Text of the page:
The Algona Republican from Algona, Iowa on July 10, 1895 · Page 7
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The Algona Republican from Algona, Iowa · Page 7

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Algona, Iowa
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Wednesday, July 10, 1895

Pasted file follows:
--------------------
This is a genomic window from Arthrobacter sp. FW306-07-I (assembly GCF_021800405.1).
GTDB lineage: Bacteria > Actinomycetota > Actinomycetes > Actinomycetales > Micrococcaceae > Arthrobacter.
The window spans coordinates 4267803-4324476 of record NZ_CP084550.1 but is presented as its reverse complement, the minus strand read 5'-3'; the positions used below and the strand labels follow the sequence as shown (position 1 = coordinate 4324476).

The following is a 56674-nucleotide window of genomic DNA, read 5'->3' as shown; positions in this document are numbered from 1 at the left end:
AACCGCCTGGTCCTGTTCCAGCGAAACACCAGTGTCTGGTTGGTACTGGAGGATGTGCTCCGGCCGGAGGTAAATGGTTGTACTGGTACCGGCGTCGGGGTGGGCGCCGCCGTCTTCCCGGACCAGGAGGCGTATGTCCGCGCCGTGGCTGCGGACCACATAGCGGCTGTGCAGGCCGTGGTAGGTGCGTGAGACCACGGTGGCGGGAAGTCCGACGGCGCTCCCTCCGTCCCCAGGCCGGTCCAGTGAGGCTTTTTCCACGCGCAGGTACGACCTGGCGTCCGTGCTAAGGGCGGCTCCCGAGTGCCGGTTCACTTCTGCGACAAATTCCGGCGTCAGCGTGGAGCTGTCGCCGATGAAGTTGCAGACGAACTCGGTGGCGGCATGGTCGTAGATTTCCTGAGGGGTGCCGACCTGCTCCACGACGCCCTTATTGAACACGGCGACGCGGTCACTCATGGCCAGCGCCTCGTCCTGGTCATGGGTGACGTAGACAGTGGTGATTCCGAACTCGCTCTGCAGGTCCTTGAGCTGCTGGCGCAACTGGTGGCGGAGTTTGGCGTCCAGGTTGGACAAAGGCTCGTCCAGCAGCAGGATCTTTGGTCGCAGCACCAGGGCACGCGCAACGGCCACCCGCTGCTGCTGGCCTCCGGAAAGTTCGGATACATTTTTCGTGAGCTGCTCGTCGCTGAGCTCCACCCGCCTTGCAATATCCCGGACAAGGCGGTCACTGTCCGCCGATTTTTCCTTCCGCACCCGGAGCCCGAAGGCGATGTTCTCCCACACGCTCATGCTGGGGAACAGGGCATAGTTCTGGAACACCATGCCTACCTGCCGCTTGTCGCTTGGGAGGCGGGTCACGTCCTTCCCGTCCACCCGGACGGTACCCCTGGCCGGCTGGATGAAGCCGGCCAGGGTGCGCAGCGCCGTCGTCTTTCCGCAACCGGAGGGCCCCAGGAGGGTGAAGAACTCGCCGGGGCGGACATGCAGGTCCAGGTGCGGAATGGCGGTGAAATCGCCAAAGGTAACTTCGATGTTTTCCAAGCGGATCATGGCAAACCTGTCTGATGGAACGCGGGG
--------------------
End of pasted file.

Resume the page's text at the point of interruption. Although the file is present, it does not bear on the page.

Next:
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tin-; HfittJBtilcA>*, ALOtMiA IOWA, .JtlLf in, i&tt. INDIA, 0*EAf ANS WITH GEESM, DU6KS OTHER GAME. A SOCIAL ARRAISNMENt. and Wife M tietfrcd bfr ft A ttesideht SpoHntnan Writes Interestingly Afeotiii Mow the Feathered SeantleS At* Sagged—Ingcniotia Wajc the fratttes Cftfcch IJneks and Gccsc. In India ducks, teal and geese abound in all tho numerous jheels, as do also coots, 6r Water fowl. These jheels aro largo water storages for irrigating purposes and ate kept filled by the heavy fall in the rainy seasons. They afford most excellent sport. Sometimes, fot company's sake, several form a party and go out for tho clay, but a thorough, keen sportsman moaning business generally prefers going out alone. Of course with a jolly party it is more enjoyable in one Way, but tho difficulty is that each interferes with tho other's sport, more especially when careful stalking is necessary, no matter how well or carefully organized the plan is, and for this reason I generally preferred going out alone. The jhcel to bo first visited having been determined upon, one's syce and coolies are sent on by daybreak. After an early breakfast an hour or so's gallop lands ono among tho haunts of tho feathered tribe. This kind of shooting is all tho inoro enjoyable because of tho variety it affords, a double shot at tho ducks and teal and then a quiet hunt after snipe around tho marshy parts of tho jhecl. Then, if a village is near, which is generally tho caso, sport in tho shape of black partridge, quail and peafowl and an occasional shot at a deer can bo had before remounting and following up the ducks, etc., to other jheels in the vicinity. In this way an exciting clay's sport is obtained, and a thoroughly good mixed bag is tho result. As these jheois aro mostly covorlcss and well in tho open every precaution has to be taken to enablo a near approach to the ducks, not forgetting tho direction of the wind, for in this respect ducks aro as keen as antelopes, and any carelessness in detail would soon see the black and living mass on the wing and away well out of range. Often have I had to creep flat on tho ground for very long distances, placing my gun several feet in advance of mo and wriggling up to it, and so on. This is a slow means of progression, but it is sure when against tho wind. A further precaution is to take off your helmet and place a veil tho color of the ground over your face, for nothing shows out plainer or so scares birds or animals as a white face. Once tho edge of the water is reached, perchance tho duck and teal have moved far out, in which caso thero is nothing for it but to continue crawling, in splto of the slush and dirt, keeping as low as possible until tho depth of tho water admits of a more comfortable attitude, enabling one , to wade, still lowering one's self, keeping 1 tho gun above water. Now tho greatest care has to bo taken for foar of slipping out of one's depth. The plan I always adopted was to advance the loft foot, shuffle along to the front with it and bring up tho right foot, and so on until I had approached sufficiently near to -insure a successful shot. Well do I remember ono most excellent day's stalking somo 20 miles from Lucknow, when, with a right and left, I actually bagged 50 ducks and teal, after which, being in tho vicinity of a village where peafowl were said to abound, I determined to .try my hand at them, and with--the aid of my cooly boaters secured 80 in one hour, all in flno condition, and tho peacocks particularly handsome. The mixed bag of duck, teal, goeso, partridges, quail and peafowl which I was enabled to send in to the men's mess at the close of the day's proceedings was greatly appreciated by the recipients, and my going out shikar was always hailed with delight by the men, who knew I never forgot them. Geeso aro also to bo found in very largo flocks, but only in tho larger jheels, and they generally keep well out in the middle, in the open deep water during tho day, coming into the shallow parts to feed lato in tho afternoon. I sometimes wont out after them in a canoe when such could bo got. If not, I manufactured a raft made out of bamboo, which I made my coolies cut from the adjacent jungles, with earthenware pots at tho corners to give the required buoyancy. With such an arrangement and with bushes and grass fixed round tho sides, I have often paddled out and had the inoSTb enjoyable day's sport with tho goeso. It is, however, next to impossible to approach nearer than 80 or 90 yards, which, ovon with wire cartridges, precludes all possibility of a murderous fire, such as ono is able to got among the ducks and teal. The most I over bagged in a double shot was five, They aro invariably in good condition and have not tho fishy flavor generally so prevalent with them. Sometimes jheois aro connected by means of ditches, which enable tho gunner to continue the sport from ono waterway to another all day, following up the birds. I will now explain how the natives catch the ducks and geese, and a most ingenious way it is. Deep shelter trenches aro out a* the different points of attack from tho mainland well out into the open, so as to admit of the trappers moving backward and forward noiselessly and unobserved by the birds. Largo earthenware pots called "chatties" are procured, in which eye- holes are out, These are placed over the heads of tho trappers, who have nets secured around their waists in which to pla^e the birds, Thus equipped those selected wade in along the shelter trench, suddenly bobbing up In and. among the flocks of geese or ducks and • teal, as the case may Be. As only the "ohattie" is seen by the birds, as if drifting on the surface of the water, no notice is taken, and they go on feeding contentedly, until one by one they are seized by the legs and dragged down and placed in the nets. Their comrades take no heed to £his strange performance, imagining that th,eir friends have merely gone dow n ' fw divers reasons, it never occurring to them that they did not rise again for eun4ry purposes, By this in- genuity'a vast quantity of geese, duoksand. teal are secured jwd. brought into the market or sold among the men of tbe^differ cnt regiments in ' ™-»-*Times, A tttiter in Vogue—a man, too, by tho •serves up the matter of family po- lite'nosa in the following piquant fashion: It is not altogether just, and yet there is unfortunately enough truth in it to make it a matter o? regret that such a state of things should exist. Ho says: "The obligation to be agreeable is not, apparently classed among the'oughts' of masculine behavior, tho result being that, as a sex, men lack grooiousness of demeanor. Thero are few women of any social pretensions but recognize the importance and desirability of making themselves generally agreeable, and however far they may fall short of being really entertaining women at least make the effort to bo companionable. "The most usual examples of tho un- iikeuoss of the sexes in this regard is furnished by Wives and husbands in their demeanor toward one another. Man docs not conceive it to be any part of the husband's duty to bo entertaining to his wife. Ho may supply her with opportunities for pleasant experiences—the play, opera, hospitality, travel—but that ho is under any obligation to make himself companionable or to respond to his Wife's efforts to entertain him does not suggest itself to the. masculine mind. "Nothing is more common in all grades of society than tho spectacle of tho husband treating with rudeness of speech or gvuff- ness of manner tho wife's effort at'mak- ing' conversation in her endeavor to create an atmosphere of comradeship. Public conveyances, the theater and hotels offer opportunities for many pathetic studies of tho difference between tho soxes in this regard. The wife essays a few remarks, tho husband answers indifferently or not at all, thus discouraging all conversational attempts on her part. "Ho would greet with derisive laughter tho idea that ho ought to try to entertain his wife as ho would any acquaintance, man or woman, whom he might moot. ^ It is all traceable to tho masculine doctrine that women woro created for man's pleasure, and it is part of the very lordly attitude that man has maintained from timo immemorial until recently, when tho arrogance of man met its Waterloo in tlio self assert!veuess of the now woman." STORY OF DE FOE'S LIFE. One of the Moat Versatile and Catholic Figures In English literature. Men regard with admiring wonder tho career of a Napoleon, a Bismarck, a Gladstone, an Agassiz or an Edison, but they do not seem to realize what can bo done by concentrated and persistent human will, power and energy. A recently published biography of Daniel Do Foo is tho story of tho life of a man who made his mark as a merchant, manufacturer, traveler, politician, polemic, journalist, poet, satirist and novelist. This restlessly active and energetic mortal left more than 350 printed works, and two of them, by common consent, aro masterpieces cjf literature that will last as long as tho English language is spoken. His was a checkered career—now tho favorite of ono ministry, disgraced and punished by another like a common criminal, tho master one day of a princely mansion and hiding from his creditors tho next. According to his own statement, Do Foo was in his lifetime "13 times rich and poor," a record not approached by any great speculator of our day. Sometimes wo hear of a man'who has made throe fortunes, but we rarely over hear of a man who has gone beyond that limit, and certainly no man of this generation has boon 18 times rich and poor, fortunate and unfortunate in politics, and the author of 350 books, besides showing ability as a manufacturer, merchant, traveler, polemic, journalist, poot, satirist and novelist. Talking about versatility, Do Foo beats them all! The mere outlines of such a career should encourage and stimulate those who complain that they aro hampered by circumstances. If Do Foe could do what he did, cannot the average man of pluck, energy and determination accomplish at least one-fourth as much?—Dublin Times. AN ENGLISH PUBLIC HOUSfe. Its Arratlgetnent afid 1*8 FatriSStf and HO* It Is Conducted. Let us choose a typical hoiise and go inside. Call it the Blue Boar and say tho hour is 9 p. m. Tho house has a long frontage toward the main I'oad and extends round tlio corner into a bystreet. It is entered by several doors, and each opens into a si'parate compartment of the barroom, wiiich but for the dividing partitions would bo ah extensive saloon fully TO feet in lenath. This arrangement in compartments"is peculiar to the British urban public liouso and is designed partly for tho sake of greater privacy, partly to diminish tho chances of disorder and to assist tho landlord in quelling it when it arises. The Second is tho chief object in places frequented by the lower classes, while privacy gratifies, or is understood to gratify, customers of superior station. The Blue Boar entertains both, having two or three compartments at one end rather more comfortable than the rest, and further protected from the public gaze by a glass screen, such as is now almost universal in tho west end, running along the counter, but raised sufficiently above it to allow glasses to bo passed underneath. This screening off of customers may perhaps bo taken for a sign of grace indicating recognition of tho growth of public opinion against bar loafing, and especially in women, Who seem to doisro privacy tho most. Tho rest of tho Blue Boar bar is quite open, and tho sons of toil stand at it without fear and without reproach. Somo bare wooden benches adorn most of tho compartments, but they aro little used. Tho floor is sawdusted, filthy with spilled liquor and expectoration, tho counter sloppy with beer marks, which are periodically wiped down by a barmaid wielding a wet cloth. On tho other sido all is bright, clean, spick and span. Tho attendants, who include tho "governor," the "missus" and three or four girls, are tidy, quiet and active. This is one of tho roughest houses in a very rough neighborhood, but no fault can bo found with tho management. At tho present moment tho customers aro equally quiet. They number about 50 and aro scattered along tho bar in tho different compartments, somo sitting down, nioro standing up, smoking and talking quietly. Itinerant venders of matches and penny songs come and go. A tall young fellow, perfectly sober, trios very hard to engage tho barmaids in conversation, but without much success.—National Review. RO&EftT LOUIS StfeVENSQM, When from the vista of the boolt 1 From lauded pens that earn ignoble Begetting nothing joyous, nothing sage, No* keep with Shakespeare's use one golden link: tfhen heavily my sangttirfl spirits sink To read too plain on eacTi impostor page Only of kings the broken lineage, Well for my peace if then on thee I think, LottiP, our knight of letters, very knight With whose white baldric singing hope is girt, And from -whose brows her own assume the Truer I am and must bo since thou -ft-ertl And in that ransom, in that young kno'ffn light, Go down to dust contented with my day. —Century. ODD CHRISTIAN NAMES. tfetenta Have Some Queer Fancied in the Matter of title* iPor Children. The selection of Christian of baptismal names is sometimes fanciful in the extreme. Some years ago a farmer of the name of Jenkins presented his firstborn for "christening at the parish church with 26 Christian names, and it was with the greatest difficulty the clergyman could persuade the farmer to accept and content himself with the name Abel Zeehariah Jenkins. Tho full title of the unfortunate infant was to have been Abel Benjamin Caleb Daniel Ezra Felix Gabriel Haggai Isaac Jacob Kish Levi Maiioah Nchemiah CONVERTS TO JUDAISM. Mot The Last Moments of a Queen. At 10 o'clock tho turnkey, Lariviore, was sent by tho concierge into tho cell, and to him wo owe somo knowledge of what passed there. Marie Antoinette said to him sadly: "Lariviero, vous avez qu'on va ma fairo mourir. Ditos a votro respectable mere" (tho fishwife could not have Queen Anne's London. Tho houses are plain 'and substantial, with balconies, and beneath are tho quaint bow windows of tho period belonging to the various shops—the signs of which still hang as thickly as the banners in a feudal hall. Tho footway is railed off from the street by substantial posts and forms a kind of lounge, where ladies in hoops and sacks aro searching for bargains, where beaux salute and exchange snuffboxes, while a chair with its bearers swings steadily along. In the road a huge tilted wagon with five horses tandem has brought up a load of produce—wool probably from Kent— while a bevy of country dames and lassos in brood hats look out in wonder at the movement of the town. There are a few flno coaches and a hackney or two in the street, and a pair of horsemen jog soberly along, and these, with a miller's cart charged with sacks of flour and a dog sauntering along, mako up the traffic of Cheapsido. If it were not for'Bow church that stands there unchanged, we might doubt if this were really the roaring, rattling Gheapside of our own days.—All the Year Bound. ^^^ Tea Sweepings, One of the principal sources of tho supply of caffeine in England is the sweep* ings of tea from the floors of tho various docks, wharves and warehouses in London, These sweepings aggregate about Q76.QOO pounds of tea annually, or, with the dirt, nails, hoop iron and wood which gets mixed with the tea, to about 400 tons. The loss to the tea importers annually is about $185,000, The sweepings have naturally a fair proportion of good to fine grade teas mixed with them, aud consequently contain a larger amount of the active principle of tea, called by chemists "caffeine," than the low quality teas. The sweepings cost thooheroistpnly about h»« a gent per, pound.-"Merchants' Review. "Jt'e been present) "quo jo la remercio do scs soins, ct quo jo la charge do prior Dieu pour moi." Three judges, accompanied by tho groffier Fabricius, entered tho cell. Tho quoen was kneeling in prayer against her little bed, but rose to receive tho functionaries. They told her to attend, as her sentence was to bo road to her. Sho replied in a firm voice: "Such a reading is use- loss. I know tho sentence only too well." They insisted, and tho clerk read the document. At that moment Henri Sanson appeared, a young man of gigantic stature. Ho said roughly to tho poor woman, "Hold out your hands." Her majesty retreated a step and pleaded that 'tho king had not been bound. "Fais ton devoir," cried the judges to Sanson. "O mon Dieu I" cried tho wretched quoon. Sho thought that she was then and thero to bo assassinated. Sansou roughly seized the shrinking hands and tied them with cruel force too tight behind her back. Sho looked up to heaven and tried to restrain her tears. Her hair when out off Sanson thrust into his pocket, and it was burned in the vestibule.— Quarterly Review. Working tip to Jt. "I want to ask you a question," said Trovers. "Suppose that fivo years from now I should bo walking tho streets clothed literally, in rags, wearing a battered old hat and shoos full of holes. Would you think enough of me then to take mo by the hand, buy mo a now outfit, give mo a bath, put a sovereign in my hand and send mo away with your blessing?" "Why, of course I would," replied Dash- away. "How absurd!" "Then bring the scene a little nearer. Suppose that in four years from now you should meet mo as I have described myself, with this exception—that I had on a good hat. Would you still do tho same thing?" "Why, certainly. What"— '' Make it still nearer. Call it three years, and say I didn't need a bath. Do away with tho blessing, and make it two years." "Make it a year, with a good pair of shoos, oh?" facetiously. "Substitute a new suit"— (A groat light dawning upon him.) "Oh-h!" "And if you aro a man of your word let mo have a sovereign."—Pearson's Weekly. They Are Very Few, and They Are Particularly Welcome. Converts to Judaism aro scarce at all times, but they aro positively prohibited in Russia. Even if tho law there were otherwise, however, and tho attractiveness of Judaism to the infidel were greater than it is, it is safe to say that very few conversions would occur. Tho Jewish church is not given to proselytizing, and the rabbis of tho orthodox persuasion at least are slow to accept proselytes. "Wo aro the chosen people," cry tho orthodox Jews, "because wo have sprung from tho loins of Abraham, Isaac and Jacob, and mere sympathy with our faith makes not the infidel ono of us." Tlio applicant for admission to tho Jewish church has to go through a long and laborious course of training before he can hope for any encouragement from tho orthodox rabbis. Tho experience of a Gor- mnn army officer who applied for admission to tho orthodox church illustrates this. He was a man of good family and hod fallen in lovo with tho daughter of an orthodox Jewish merchant in Berlin. He was so completely infatuated with her that ho was willing to sacriflco social position, his military career and everything else foi tho sako of possessing her. Sho was not indifferent to his suit, but firmly refused to consider it unless he abandoned his religion and became converted to hers. Tho officer resigned from tho army, bade farewell to relatives and friends and came to this city. Hero ho made known his purpose to ono of tho orthodox rabbis and persuaded tho latter to instruct him in the principles of Judaism and prepare him foi tho ceremonies attendant upon a formal admission into tho church. Tho novitiate lasted for Hioro than a year, and all his impatience did not avail to shorten it in any degree. The feeling against admitting the outsider is responsible also for tho unwillingness to lot go of ono born in tho faith. The Jew who wishes to abandon tho religion of liis fathers must bo ready to give up all his friends and to bo forgotten by his rel- ' ativcs—even by tho mother who bore him. Of course it does not follow that such 11 fate always befalls the wanderer, but it does usually, and tlio relatives actually go so far as to wear sackcloth and ashes in mourning for tho heretic, just as if he woro dead and buried. Sidney Luska gives a very accurate description in tho "Yoke of tho Thorah" of tho feelings of tho orthodox Jew in regard to intermarriage, and it is even stronger whore tho Jew wishes to abandon his faith formally.— Now York Sun. Obadiah Peter Qtiartus Rcchab Samuel Tobiah Uziei Vaniah Word Xytus Yariah Zochariah. A writer states that ho was acquainted with a family whose sons were named One Stickney, Two Stickney, Three Stick- noy, and whoso daughters were named First Stickney, Second Stickney, and so on. Tho two children of another family Were named Also and Another. An instance is nlso given of parents who named their children respectively Imprimis, Finis, Appendix, Addendum, Supplement and Erratum. In Kansas City there are six brothers of tho Frost family, who own tho following odd list of names: Jack Frost, Winter Frost, White Frost, Cold Frost, Early Frost and Snow Frost. A family acquainted with the names mentioned in tho Old Testament selected for three daughters tho designations Vashti, Delilah and Kezia. During tho Crimean war, when tho battle of Alma was among tho topics of the day, tho namo was much adopted for girls who mado their first appearance in this world about that time, while Crimea was in many instances tho name given to boys. An army chaplain relates the following story: "A lady having given birth to a somewhat weakly child, tho doctor advised that it should bo baptized with as little delay as possible. Accordingly a clergyman was sent for, bub ho had scarcely commenced tho baptismal service before tho lady fell into a peaceful doze. Not wishing to disturb her, he continued the service in an almost inaudible voice, and then, turning to tho father, who was present, ho whispered tho words, 'Namo this child.' 'Never thought about tho name,' whispered back tho gentleman. 'Better call it Sarah, after my wife.' Tho child was duly christened by that name, but, lo and behold 1 it was not till too lato to correct tho mistake that the father know his Sarah was a boy! Sarah, contrary to tho doctor's expectations, pulled through his infantile troubles and grew up to bo a fine, strapping fellow and was for many years known among his most intimate friends as "Sally."—New York Dispatch. ffcey Allo* fte Waste Witft in* plie* of their flotnc*. Economy and cleanliness ate eyn'bnymff. • especially in tho household. We have tj'tit to refer to the French people to prove the tvuth of this. Their thrift, economy and cleanliness form a sequence demonstrated in their beautiful capital, extended totlielr Very kitchens, where tho nicety of their food manipulations, their careful marketing and dainty repasts all seem as aids to tho great sanitary problem. Tho Frenchman wastes never a crumb. He markets for tho day. His larder never overflows. His meals are composed of tidbits. Sometimes to the American palate it seems insufficient, but when all is considered what cuisine can take the palm from the French? This secret of the Frenchman's cleanliness and thrift lies entirely in his method of supply. Tho smallest bit of food is not too poor to turn into somo dainty appetizer. Small things nre not abhorred by him. Indeed it is revolting to see largo quantities of good food cast before swino in the shape of garbage. Ono never sees in France whole loaves of bread, moldy and unsightly, cast into unfrequented fields or lots oi thrown into gutters by beggars, a familiar sight in tho streets about American hoinos, especially in large, cities. Money is saved, labor minimized and health is preserved by economical, careful observance of tho food supply Contamination of ono kind of food with another grown stale is avoided, and ,tho troubles oi disorder, uucleanliness and unhygienic conditions unpleasant to taste and sight escaped in a great measure. Until are thero is full recognition of the danger from contaminated food, becoming so by contact with decaying material, perhaps in tho icebox, perhaps from tho refuse' heap or can, perhaps from grease clogged sinks, etc., our domestic hygienics aro not above reproach. In these days when Spartan constitutions are unknown and deaths from malnutrition aro found on all sides in tho improvident classes a lesson or two upon the question of waste and Want should work a wholesome euro. Lot the supply equal only tho demand, and thero will bo little or no waste.—Baltimore American. LONDON BRIDGE SUICIDES. The Romance and Reality. A young student of sociology, who bo- longs to ono of the oldest and most exclusive families of Now York and has spent most of his life in tho circles of tho Four Hundred, is making a queer collection oi data which, he says, 3jo intends to publish, It is a study of tho blasted lives of tho old, wrinUod beggar women who are so often mot with in the streets. Ho never gees one but he accosts her and asks her, "Were you ever happy when you were young?'' If he finds that his query develops an interesting story, he tips a good silver piece into the trembling hand. That gets the oW woman's tongue loose, and tales of youthful romance and PUiu are unfolded, that might make matter for novels far more intense and powerful than the average.—New York Recorder, -.: : A Suggestion-to Busy Men. . A statistician has computed that the average business man spends 87^ eight hour days at luncheon, 33% at breakfast and 1514 at dinner every year— that is, he spends one-third of his entire life at the table. It is suggested that this timo might be economized by hiring somo one to read to him while he is eating. The business man who spends his mealtime thinking and planning over his business probably would find this a profitable experiment, not so much because of the improvement to tho mind, but because of the distraction and consequent rest that it would give. The best way to occupy one's mind during meals, however, is in pleasant, light conversation, nor should anybody consider time so spent wasted. But, speaking of hired readers, a better plan can be followed through tho perfection of the phonograph. This instrument will have reached its real stage of general usefulness when a person can sot it going during his meals or at any other time when his eyes are occupied and his mind at liberty and have the latest novel, tho daily newspaper or the current magazine read to him from it. —Buffalo Express. He Did His Best, Arizona Pete had boon called upon, in tho absence of all the deacons and other qualified church officers, to pass the contribution basket. In a scat half way down tho middle aisle sat the wealthiest man in the congregation, fast asleep, Arizona Peto stopped when near him, held the basket under his nose and waited, A soft snore was the only contribution. He touched him on tho shoulder. Another snore. Then ho shook him, "Fuddloston," he said, "you can't mako a, sneak out of this game, Punglo up, or I'll throw you out of tho window I" It is recorded that Mr, Fuddloston at onpo pungled up to tho extent of §5 for the first and only time in his religious career, —Chicago Tribune. Robbery oi Pius VI by the French. Rome had called to her service, for tho reorganization of her army, Provora, one of tho Austrian generals who had been active in the last campaign. Joseph Bona- parto demanded his dismissal. This spark fired tho revolutionary spirit of tho few determined Liberals at tho capital, and a rising took place in which General Duphot, who was oxDCctiug soon to become Joseph's brother-in-law, was killed. Tho insurgents woro defeated and sought refuge in tho French embassy. Tho papal authorities humbled themselves to make restitution, but Joseph would not be appeased and demanded his passports. Within a month, on Feb. 10, 1798, Ber- thior and his soldiers entered the Eternal City and proclaimed the Roman republic. With no consideration for his estimable personal character, the French agents stripped Pius VI, the aged and feeblo pope, of all his jewels; his very rings were drawn from his fingers by their hands. Tho papal government was declared at an end, and tho cardinals were forbidden to elect a successor. Tho pope himself was allowed to withdraw to Siena; but, disappointing his captors' expectations of his speedy demise, ho was removed at their convenience from place to place, until at last ho died in the following year at Valence. Naples, of course, was in an agony of fear, but her hour had not yet struck. —Professor W. M. Sloane's "Life of Napoleon" in Century. Bishop and Bishop. It is reported that the bishop of London became dissatisfied with certain arrangements in his palace of Fulham and called Jn an eminent architect to advise as to possible alterations. Tho architect took timo to consider, and when he finally brought in his plans and estimates tho figures were so great that tho bishop relinquished his project. "And now," said tho bishop, " I shall be glad if yoxi will tell me how much I shall pay you for your trouble in the matter," "I thank your lordship," was the answer. '' Five hundred dollars.'' Tho amount was disconcerting. "Why, sir," said the bishop, "many of my curates do not receive so much for a whole year's service." "That may be true, my lord, but you will remember that I happen to be a bishop in my profession.'' Thero was nothing more to be said, and the check was drawn.—Youth's Companion. Dark Waters of the Thames IJallj Fed With Human Life. London bridge scorns to bo the favorite resort of tho misorablcs who wish to leap into eternity, says a writer in tho Boston Herald. Scores of suicides jump from it every year, and it is a tradition in Scotland Yard that its suicides aro the ones which always give tho greatest trouble to tho police. Thoy seem to generate puzzling mysteries. One night last winter four persons—ono woman and three men— jumped from London bridge between tho hours of midnight and 6 a. m., and- each one bothered tho police. Ordinarily a suicide is not mu^h.bother. It is simply necessary for tho patrolmen in tho.policeboat to catch the body with a boat hook, tow it ashore and turn it over to tho tender mercies of tho coroner. But sometimes it is not so simple. Ono of those suicides, for instance, was the wreckage which had been left in tho wake of a young nobleman's dissipation, and it is always a uuisanco in England for a young woman of that sort to kill herself. It attracts public attention to her and ta the aristocrat's dissipation. That is certainly enough to bother tho p&lice. Another of that night's bits of human flotsam was a man who had.thojtiad taste, to a long letter to the papdrs T shbwiiig: * ho had boon literally driven to his death' by-tho laws of England, which would not permit him to make a living, yet insisted on sending him to jail if ho did not clothe his children well enough to permit them to appear at school. Tho' third was well dressed and of a finely bred appearance. His identity was a great bother. When it was finally found out that ho was a member of a family well known indeed, but secretly affected with an insane taint, which had taken this way of making itself felt, there was as much trouble in hiding his name as there had at first been in unearthing it. Tha fourth victim-r-and his death was a real misfortune—was a man who had been long searched for by the police, and who could have given very valuable information in a most important criminal case,, had ho not killed himself just at the wrong moment. In A Wonderful Automaton. tho year 1770 tho most wonderful Slavery te &ewi§ Pfttesjs proWy the he said as he newspaper, "that some people tMok freeeoinageat JO to 1 .,. fho commented severely m< » & e - en ? 5 *° »f |U iwths jrai have *w Japanese On ono of tho streets is' the sanguinary sign, "Native awi -fomm booksellers shPt f "a.«<3 conversation is boiaiy entered uron by people whose knowledge of Epg* iisb is <jcmfln.ea to one expletive or to the wei-a 'Ayes." Tbomss Bailey Ajdrioh, who, Juw sojourned, ju these p&]% squght out a oWwnw vffaoje ,wqu ft mtanee with, . w«s pi«J to to Yfry wjde. (( PQ speak $n.gW|b?" inquired, th,e poetUMJ- *" " Too Great For Words. He came dashing down Second street like one possessed. Ho was fat and red and no longer young. It was hard work for him to run, and it Was hot work, but he did run, for he wanted to catch the heretic, and he wanted the herdio to catoh the train. Ho climbed aboard almost dead. And as he sat there the herdio waited for a woman Who had been walking leisurely behind him. There are some emotions. ,of th§ Jiwnan breast which cannot be expressed in words, His were among them.—Washington. A Farm Larger Than a State, The largest ranch now running in full blast in tho state of Wyoming is that owned by ex-Senator Warren, The dimensions of this immense "farm" are of such mammoth proportions that figures on its area appear almost fabulous and beyond belief. Its dimensions aro 75 by 100 miles, and it is stocked with upward of 800,000 animals of various kinds, including horses, cattle, sheep, goats, hogs and half breed buffalo. Tho itemized inventory shows that $00 horses, 80,000 cattle and over 100,000 sheep daily graze on the ex-senator's 'broad acres," Compared with the state of Bhodo Island, this gigantic farm is as a four horse bus to a baby cab. The stato mentioned is only 87 miles ono way and 47J^ the other. The farm is 75 by 100 miles.— -St. kouis Republic. automaton that has ever been constructed was exhibited at Exeter Exchange, Lon- , don. This automatic wonder represented, a country gentleman's house and was of such intricate and elaborate construction- , that no one disputed the claim of the,.gx,-' hibitor when he declared that he ha^ ; worked 87 years in perfecting it. It showed ^ the regulation English country house,'': with parks, gardens, cascades, temples, ^ bridges, oto., besides over 100 appropriate,-,* 1 ' ly clad human figures in the gardens, on,^ the bridges, chopping wood and at various »•' building operations. In the park were« r several door moving naturally about and t i four horses and a coaoh following the 1 meandering road. Besides the above" figures of boys wero seen fishing from bridges, while a boatload of ladies gentlemen regularly rowed apross an enii largemont in the brook, much to the eon,, sternation of the natural looking figures^ of geese and ducks which were paddttnjf|j| about in the water. The whole of tb^fo^ 1 ' animate and inanimate figures were ; ing closed in a space only iM feet Di< * Louis Republic. is not a goad plan to do muph of «ny* iil the WOTOiPg before eating P?ea.fe, or at a,ny yate drinking a eup ol opf, jge,,' Owe is «iQt JA condition to wprfe WiW' oijj jjetriwewt to the genera; health,- ftjftS nto iqne ago, a doptPf advised, a friend g,ot read before eating her 8w# that it was pad for the eye ?8 y n\a.rfced,, Jjft lfoaesj w 4 gum IB Oriental A» oriental died, leaving 17 camels. Be W iUed ono-hatf to his eldest son, one*tbird to the eeoon4 wd one-ninth to the third goo,, While disputing about the division e oam.e,i driver came along and offered to &ettie the emotion. This he dW t>y tap them, me o| his ovm caweis, thus jg $n ail, when, the division was a- 1 fe«* »i» e ownelp, No. g p& #0. 8 twp oajn,eJs-*47 i» aJWaM , ,*?# * te mum* Bsw pflB wo sjptato «» JJafl A New York undertaker • PJ? rector, as the reader msy prefer, fop a driver for a hwse; and, ft3n,ong" applicants he selected a good , l strong fellow with a solemn coun and took him, into his private qftpw '"Before employing you," paid. dertaker, "I want tp know if yau any experienpe i» this business? 1 ' "Well, I never drove a hearse," the applicant, "hut J'ye thing to it,-and